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Review: Corsair Gaming K95 RGB Platinum

by Parm Mann on 9 February 2017, 11:00

Tags: Corsair

Quick Link: HEXUS.net/qadd26

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Software and Summary

You can, if you so choose, utilise the K95 RGB Platinum as a plug-and-play device, but doing so would be a disservice to the available feature set. In order to program your own macros and create your chosen lighting effects, you'll need to download and install the accompanying CUE (Corsair Utility Engine) software package.

The latest release, v2.9.53, weighs in at about 120MB and covers multiple Corsair products, meaning one unified interface for your keyboard, mouse and headset. Historically, CUE has been identified as a weak link in Corsair peripherals, but the software has been refined and tweaked over the years to make it more intuitive to a wider range of users.

All of the features you're likely to tweak are split into three categories - Actions, Lighting Effects and Performance - with the former handling macros and key assignment. Recording macros is straightforward - with the option to include mouse clicks, scrolls or movement if you wish - and keys can also be remapped or assigned to multimedia functions or user-specified .exe shortcuts.

Lighting enthusiasts will spend the majority of their time tinkering in the relevant section, but while Corsair's interface has improved in terms of accessibility, there's still a bit of a learning curve. Creating complex effects can be time consuming, but on the flip side the rewards can be spectacular.

CUE arguably isn't as intuitive as rival solutions such as Razer's Synapse, but it is getting there and a few small tweaks could elevate the user experience. The ability to download third-party profiles, for example, is needlessly hidden away and we'd like to see Corsair improve the community aspect by putting shared resources front and centre.

Summary

Brimming with features and priced at £180, it has the dubious honour of being one of the most expensive keyboards that gamers can buy.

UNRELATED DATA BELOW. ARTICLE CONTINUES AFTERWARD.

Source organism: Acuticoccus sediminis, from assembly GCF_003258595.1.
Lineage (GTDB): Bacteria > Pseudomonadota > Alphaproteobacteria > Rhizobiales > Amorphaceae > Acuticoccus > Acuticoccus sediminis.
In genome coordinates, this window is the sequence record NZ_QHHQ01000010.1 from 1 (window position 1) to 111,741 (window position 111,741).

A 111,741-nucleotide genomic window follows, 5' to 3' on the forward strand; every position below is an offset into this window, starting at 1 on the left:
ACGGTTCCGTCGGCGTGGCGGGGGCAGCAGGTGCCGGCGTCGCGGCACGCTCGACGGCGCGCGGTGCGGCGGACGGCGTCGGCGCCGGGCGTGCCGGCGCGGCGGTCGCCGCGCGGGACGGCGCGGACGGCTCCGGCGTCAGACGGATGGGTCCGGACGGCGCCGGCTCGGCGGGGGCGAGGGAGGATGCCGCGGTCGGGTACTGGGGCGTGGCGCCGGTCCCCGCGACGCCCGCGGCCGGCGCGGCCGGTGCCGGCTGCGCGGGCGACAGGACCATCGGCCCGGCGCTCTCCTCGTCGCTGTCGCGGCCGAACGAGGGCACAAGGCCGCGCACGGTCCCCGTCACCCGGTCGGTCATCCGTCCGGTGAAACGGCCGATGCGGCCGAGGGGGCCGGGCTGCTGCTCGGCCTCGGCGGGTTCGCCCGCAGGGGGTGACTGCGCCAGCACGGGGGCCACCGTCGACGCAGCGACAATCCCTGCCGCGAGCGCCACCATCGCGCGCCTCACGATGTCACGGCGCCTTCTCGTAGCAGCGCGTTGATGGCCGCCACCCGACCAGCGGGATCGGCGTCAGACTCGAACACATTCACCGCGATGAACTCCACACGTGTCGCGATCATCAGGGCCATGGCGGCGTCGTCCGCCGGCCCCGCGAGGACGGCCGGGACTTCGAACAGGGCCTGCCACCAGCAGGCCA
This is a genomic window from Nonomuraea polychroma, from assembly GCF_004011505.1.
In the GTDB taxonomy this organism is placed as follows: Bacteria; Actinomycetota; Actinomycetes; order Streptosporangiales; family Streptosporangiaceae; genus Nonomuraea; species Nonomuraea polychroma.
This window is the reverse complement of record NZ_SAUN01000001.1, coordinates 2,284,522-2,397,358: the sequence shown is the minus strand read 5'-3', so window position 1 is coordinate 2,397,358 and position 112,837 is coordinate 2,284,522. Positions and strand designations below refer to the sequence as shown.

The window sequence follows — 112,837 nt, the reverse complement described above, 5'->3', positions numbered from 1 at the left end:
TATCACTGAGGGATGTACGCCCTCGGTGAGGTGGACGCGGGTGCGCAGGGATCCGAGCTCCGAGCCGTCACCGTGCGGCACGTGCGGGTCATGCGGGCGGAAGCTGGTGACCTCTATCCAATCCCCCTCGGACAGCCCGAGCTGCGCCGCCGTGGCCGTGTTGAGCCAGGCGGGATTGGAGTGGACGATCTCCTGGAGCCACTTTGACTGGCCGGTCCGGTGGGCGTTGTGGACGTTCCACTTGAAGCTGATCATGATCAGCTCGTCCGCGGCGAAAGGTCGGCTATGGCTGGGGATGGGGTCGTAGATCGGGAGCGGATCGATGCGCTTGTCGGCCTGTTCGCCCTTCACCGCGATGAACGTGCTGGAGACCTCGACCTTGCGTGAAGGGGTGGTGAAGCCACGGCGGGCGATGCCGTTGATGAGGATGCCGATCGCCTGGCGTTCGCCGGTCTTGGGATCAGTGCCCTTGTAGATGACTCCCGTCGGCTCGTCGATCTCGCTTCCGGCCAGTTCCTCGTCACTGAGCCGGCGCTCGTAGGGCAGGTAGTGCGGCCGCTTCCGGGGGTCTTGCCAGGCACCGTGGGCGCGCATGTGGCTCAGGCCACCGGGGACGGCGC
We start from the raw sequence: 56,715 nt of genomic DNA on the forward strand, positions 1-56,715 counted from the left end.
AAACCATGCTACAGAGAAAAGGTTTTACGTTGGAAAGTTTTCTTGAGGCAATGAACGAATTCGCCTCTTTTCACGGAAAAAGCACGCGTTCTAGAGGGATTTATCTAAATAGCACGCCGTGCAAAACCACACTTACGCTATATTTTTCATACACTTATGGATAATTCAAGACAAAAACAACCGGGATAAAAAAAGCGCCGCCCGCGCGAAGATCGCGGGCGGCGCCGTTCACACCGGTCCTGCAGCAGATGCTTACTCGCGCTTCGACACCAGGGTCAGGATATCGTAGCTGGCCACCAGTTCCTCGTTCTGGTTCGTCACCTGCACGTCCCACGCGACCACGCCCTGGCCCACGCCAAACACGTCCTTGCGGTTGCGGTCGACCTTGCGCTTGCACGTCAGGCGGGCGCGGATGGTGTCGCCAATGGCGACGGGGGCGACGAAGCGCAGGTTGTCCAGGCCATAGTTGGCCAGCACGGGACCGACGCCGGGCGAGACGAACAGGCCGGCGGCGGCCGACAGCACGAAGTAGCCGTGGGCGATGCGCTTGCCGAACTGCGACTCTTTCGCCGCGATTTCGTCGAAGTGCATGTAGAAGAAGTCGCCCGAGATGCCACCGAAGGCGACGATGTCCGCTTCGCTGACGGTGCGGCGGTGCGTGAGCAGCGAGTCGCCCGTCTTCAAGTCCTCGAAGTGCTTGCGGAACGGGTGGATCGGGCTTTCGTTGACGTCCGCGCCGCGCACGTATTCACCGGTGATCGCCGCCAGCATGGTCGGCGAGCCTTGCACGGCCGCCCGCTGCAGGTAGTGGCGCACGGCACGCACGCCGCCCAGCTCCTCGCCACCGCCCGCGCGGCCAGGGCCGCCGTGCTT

The K95 RGB Platinum is a premium addition to Corsair's popular range of mechanical keyboards. Brimming with features and priced at £180, it has the dubious honour of being one of the most expensive keyboards that gamers can buy.

Expectations, then, are high, and Corsair delivers many of the features that enthusiast gamers come to expect. The highlights include dedicated macro keys, RGB backlighting, precise Cherry MX switches, robust build quality and contoured keycaps for your style of gaming.

Multimedia controls are well laid out with the simple-but-effective volume roller continuing to serve as a highlight, and the revamped dual-sided wrist rest is a welcome addition. There's plenty to like, but at this price point you'd be forgiven for expecting perfection, and Corsair has left room for improvement. The keycap typeface is an acquired taste, and while rivals are beginning to include built-in USB 3.0 hubs, it's a shame to see Corsair's latest rocking a solitary USB 2.0 port.

Bottom line: the K95 RGB Platinum is Corsair's best mechanical keyboard to date, but if you want the company's latest and greatest, be prepared to pay flagship prices.

The Good
 
The Bad
Feels robust and well built
Comfortable dual-sided wrist rest
Fast key switch well suited to gaming
Onboard memory for multiple profiles
Dedicated macro and multimedia keys
Dazzling lighting possibilities
 
It's a £180 keyboard
Still only USB 2.0 passthrough
Keycap font an acquired taste



Corsair Gaming K95 RGB Platinum

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The Corsair Gaming K95 RGB Platinum keyboard is available to purchase from Scan Computers.

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At HEXUS, we invite the companies whose products we test to comment on our articles. If any company representatives for the products reviewed choose to respond, we'll publish their commentary here verbatim.



*UK-based HEXUS community members are eligible for free delivery and priority customer service through the SCAN.care@HEXUS forum.



HEXUS Forums :: 13 Comments

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I didn't quite realize at the time just how good value for money my cheetah 9051H fully RGB keyboard (with options to sync it to music) would be at only £25-£35 back in 2009… Still using it now.
Jesus, and I thought I was pushing the boat out with £80 for my K75!

The exclusion of a USB3.0 is horrific. Why, just why?
These kinds of keyboards look more like those gambling machines you see at pubs and airports every day. All flashing lights, arrays of buttons that you don't know what to do with and a price tag that makes no financial sense. Mesmerising.
Certainly a nice keyboard, but I think the most I would stretch to is the K55:

http://www.corsair.com/en-gb/k55-rgb-gaming-keyboard-uk

£50 tops for me in other words.
The Hand;3766786
Certainly a nice keyboard, but I think the most I would stretch to is the K55:

http://www.corsair.com/en-gb/k55-rgb-gaming-keyboard-uk

£50 tops for me in other words.

The only problem with that keyboard is the lack of mechanical keys, I wouldn't go back to anything else now that I've used my K75 for a while. I just wish I'd spent the extra £20 and got the RGB version, in hindsight, it would've been nice to have the option; especially having the VOID RGB headset and M65 Pro RGB mouse. They can all sync up through the drivers and look AWESOME! :cool: